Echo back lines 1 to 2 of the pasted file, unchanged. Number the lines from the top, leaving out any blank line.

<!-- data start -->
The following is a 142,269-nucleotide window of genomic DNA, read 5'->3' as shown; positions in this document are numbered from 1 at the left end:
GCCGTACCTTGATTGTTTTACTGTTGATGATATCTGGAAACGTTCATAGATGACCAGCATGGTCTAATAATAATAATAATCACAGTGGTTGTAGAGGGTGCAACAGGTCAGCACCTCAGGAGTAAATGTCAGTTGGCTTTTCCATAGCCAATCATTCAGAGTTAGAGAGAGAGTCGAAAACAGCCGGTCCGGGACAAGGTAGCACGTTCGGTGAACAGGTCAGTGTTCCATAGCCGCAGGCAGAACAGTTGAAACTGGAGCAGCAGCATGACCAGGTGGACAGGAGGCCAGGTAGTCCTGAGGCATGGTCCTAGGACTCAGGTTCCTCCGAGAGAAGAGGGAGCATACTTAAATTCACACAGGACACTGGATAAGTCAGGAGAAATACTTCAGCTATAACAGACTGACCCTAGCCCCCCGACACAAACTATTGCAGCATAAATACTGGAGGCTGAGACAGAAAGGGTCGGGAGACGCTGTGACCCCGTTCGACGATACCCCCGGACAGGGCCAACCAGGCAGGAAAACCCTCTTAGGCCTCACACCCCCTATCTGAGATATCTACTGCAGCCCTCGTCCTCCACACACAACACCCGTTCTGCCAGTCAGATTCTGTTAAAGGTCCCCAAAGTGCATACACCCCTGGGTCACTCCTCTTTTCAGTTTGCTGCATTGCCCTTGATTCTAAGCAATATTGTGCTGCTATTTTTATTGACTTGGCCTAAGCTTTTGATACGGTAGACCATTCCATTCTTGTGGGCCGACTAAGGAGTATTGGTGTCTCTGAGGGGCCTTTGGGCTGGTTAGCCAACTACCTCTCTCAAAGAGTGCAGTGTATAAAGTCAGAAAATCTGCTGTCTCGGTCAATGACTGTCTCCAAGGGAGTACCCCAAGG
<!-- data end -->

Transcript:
The following is a 142,269-nucleotide window of genomic DNA, read 5'->3' as shown; positions in this document are numbered from 1 at the left end:
GCCGTACCTTGATTGTTTTACTGTTGATGATATCTGGAAACGTTCATAGATGACCAGCATGGTCTAATAATAATAATAATCACAGTGGTTGTAGAGGGTGCAACAGGTCAGCACCTCAGGAGTAAATGTCAGTTGGCTTTTCCATAGCCAATCATTCAGAGTTAGAGAGAGAGTCGAAAACAGCCGGTCCGGGACAAGGTAGCACGTTCGGTGAACAGGTCAGTGTTCCATAGCCGCAGGCAGAACAGTTGAAACTGGAGCAGCAGCATGACCAGGTGGACAGGAGGCCAGGTAGTCCTGAGGCATGGTCCTAGGACTCAGGTTCCTCCGAGAGAAGAGGGAGCATACTTAAATTCACACAGGACACTGGATAAGTCAGGAGAAATACTTCAGCTATAACAGACTGACCCTAGCCCCCCGACACAAACTATTGCAGCATAAATACTGGAGGCTGAGACAGAAAGGGTCGGGAGACGCTGTGACCCCGTTCGACGATACCCCCGGACAGGGCCAACCAGGCAGGAAAACCCTCTTAGGCCTCACACCCCCTATCTGAGATATCTACTGCAGCCCTCGTCCTCCACACACAACACCCGTTCTGCCAGTCAGATTCTGTTAAAGGTCCCCAAAGTGCATACACCCCTGGGTCACTCCTCTTTTCAGTTTGCTGCATTGCCCTTGATTCTAAGCAATATTGTGCTGCTATTTTTATTGACTTGGCCTAAGCTTTTGATACGGTAGACCATTCCATTCTTGTGGGCCGACTAAGGAGTATTGGTGTCTCTGAGGGGCCTTTGGGCTGGTTAGCCAACTACCTCTCTCAAAGAGTGCAGTGTATAAAGTCAGAAAATCTGCTGTCTCGGTCAATGACTGTCTCCAAGGGAGTACCCCAAGG